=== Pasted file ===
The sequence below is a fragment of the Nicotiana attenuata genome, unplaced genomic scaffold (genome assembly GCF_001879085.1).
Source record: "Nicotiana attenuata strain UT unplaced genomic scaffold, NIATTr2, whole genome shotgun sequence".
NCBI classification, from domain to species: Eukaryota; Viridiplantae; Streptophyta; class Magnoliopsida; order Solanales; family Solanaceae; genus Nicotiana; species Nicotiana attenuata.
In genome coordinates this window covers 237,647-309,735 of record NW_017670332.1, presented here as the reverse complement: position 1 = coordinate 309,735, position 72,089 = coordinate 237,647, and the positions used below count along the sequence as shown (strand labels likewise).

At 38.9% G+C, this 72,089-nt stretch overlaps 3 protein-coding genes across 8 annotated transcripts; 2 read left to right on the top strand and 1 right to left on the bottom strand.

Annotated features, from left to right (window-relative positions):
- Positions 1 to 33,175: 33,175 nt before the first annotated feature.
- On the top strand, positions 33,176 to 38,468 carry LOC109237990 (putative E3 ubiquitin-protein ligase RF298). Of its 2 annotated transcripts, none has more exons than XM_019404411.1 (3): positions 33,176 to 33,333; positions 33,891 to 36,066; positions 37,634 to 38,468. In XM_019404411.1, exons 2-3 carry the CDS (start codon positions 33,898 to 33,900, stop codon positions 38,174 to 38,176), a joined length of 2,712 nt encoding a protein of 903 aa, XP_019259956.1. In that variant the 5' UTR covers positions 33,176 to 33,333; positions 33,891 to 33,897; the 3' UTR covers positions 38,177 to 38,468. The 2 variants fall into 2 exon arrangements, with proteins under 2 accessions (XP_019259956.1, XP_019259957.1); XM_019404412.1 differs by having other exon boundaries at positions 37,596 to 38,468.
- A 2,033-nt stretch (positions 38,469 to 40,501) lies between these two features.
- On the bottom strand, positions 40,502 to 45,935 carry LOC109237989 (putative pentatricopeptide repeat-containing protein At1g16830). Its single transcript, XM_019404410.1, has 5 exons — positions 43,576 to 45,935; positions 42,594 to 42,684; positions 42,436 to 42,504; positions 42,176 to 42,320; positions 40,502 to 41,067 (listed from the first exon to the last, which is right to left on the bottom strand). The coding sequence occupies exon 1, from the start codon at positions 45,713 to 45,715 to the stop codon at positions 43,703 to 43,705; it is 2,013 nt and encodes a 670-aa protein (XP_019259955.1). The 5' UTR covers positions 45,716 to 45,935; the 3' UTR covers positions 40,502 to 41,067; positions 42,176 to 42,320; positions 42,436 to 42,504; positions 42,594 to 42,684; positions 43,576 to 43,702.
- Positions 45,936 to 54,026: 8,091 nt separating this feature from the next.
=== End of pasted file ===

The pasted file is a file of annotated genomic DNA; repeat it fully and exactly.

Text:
The sequence below is a fragment of the Nicotiana attenuata genome, unplaced genomic scaffold (genome assembly GCF_001879085.1).
Source record: "Nicotiana attenuata strain UT unplaced genomic scaffold, NIATTr2, whole genome shotgun sequence".
NCBI classification, from domain to species: Eukaryota; Viridiplantae; Streptophyta; class Magnoliopsida; order Solanales; family Solanaceae; genus Nicotiana; species Nicotiana attenuata.
In genome coordinates this window covers 237,647-309,735 of record NW_017670332.1, presented here as the reverse complement: position 1 = coordinate 309,735, position 72,089 = coordinate 237,647, and the positions used below count along the sequence as shown (strand labels likewise).

At 38.9% G+C, this 72,089-nt stretch overlaps 3 protein-coding genes across 8 annotated transcripts; 2 read left to right on the top strand and 1 right to left on the bottom strand.

Annotated features, from left to right (window-relative positions):
- Positions 1 to 33,175: 33,175 nt before the first annotated feature.
- On the top strand, positions 33,176 to 38,468 carry LOC109237990 (putative E3 ubiquitin-protein ligase RF298). Of its 2 annotated transcripts, none has more exons than XM_019404411.1 (3): positions 33,176 to 33,333; positions 33,891 to 36,066; positions 37,634 to 38,468. In XM_019404411.1, exons 2-3 carry the CDS (start codon positions 33,898 to 33,900, stop codon positions 38,174 to 38,176), a joined length of 2,712 nt encoding a protein of 903 aa, XP_019259956.1. In that variant the 5' UTR covers positions 33,176 to 33,333; positions 33,891 to 33,897; the 3' UTR covers positions 38,177 to 38,468. The 2 variants fall into 2 exon arrangements, with proteins under 2 accessions (XP_019259956.1, XP_019259957.1); XM_019404412.1 differs by having other exon boundaries at positions 37,596 to 38,468.
- A 2,033-nt stretch (positions 38,469 to 40,501) lies between these two features.
- On the bottom strand, positions 40,502 to 45,935 carry LOC109237989 (putative pentatricopeptide repeat-containing protein At1g16830). Its single transcript, XM_019404410.1, has 5 exons — positions 43,576 to 45,935; positions 42,594 to 42,684; positions 42,436 to 42,504; positions 42,176 to 42,320; positions 40,502 to 41,067 (listed from the first exon to the last, which is right to left on the bottom strand). The coding sequence occupies exon 1, from the start codon at positions 45,713 to 45,715 to the stop codon at positions 43,703 to 43,705; it is 2,013 nt and encodes a 670-aa protein (XP_019259955.1). The 5' UTR covers positions 45,716 to 45,935; the 3' UTR covers positions 40,502 to 41,067; positions 42,176 to 42,320; positions 42,436 to 42,504; positions 42,594 to 42,684; positions 43,576 to 43,702.
- Positions 45,936 to 54,026: 8,091 nt separating this feature from the next.